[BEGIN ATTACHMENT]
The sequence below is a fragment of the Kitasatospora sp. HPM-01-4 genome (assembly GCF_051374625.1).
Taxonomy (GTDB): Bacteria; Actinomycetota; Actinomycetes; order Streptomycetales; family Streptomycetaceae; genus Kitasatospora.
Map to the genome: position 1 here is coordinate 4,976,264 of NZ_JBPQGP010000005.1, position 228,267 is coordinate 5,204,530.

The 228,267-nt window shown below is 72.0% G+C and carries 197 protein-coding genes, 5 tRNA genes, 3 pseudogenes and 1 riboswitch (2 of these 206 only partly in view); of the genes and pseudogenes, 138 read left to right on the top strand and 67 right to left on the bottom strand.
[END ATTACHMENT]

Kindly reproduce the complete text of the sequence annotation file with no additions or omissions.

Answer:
The sequence below is a fragment of the Kitasatospora sp. HPM-01-4 genome (assembly GCF_051374625.1).
Taxonomy (GTDB): Bacteria; Actinomycetota; Actinomycetes; order Streptomycetales; family Streptomycetaceae; genus Kitasatospora.
Map to the genome: position 1 here is coordinate 4,976,264 of NZ_JBPQGP010000005.1, position 228,267 is coordinate 5,204,530.

The 228,267-nt window shown below is 72.0% G+C and carries 197 protein-coding genes, 5 tRNA genes, 3 pseudogenes and 1 riboswitch (2 of these 206 only partly in view); of the genes and pseudogenes, 138 read left to right on the top strand and 67 right to left on the bottom strand.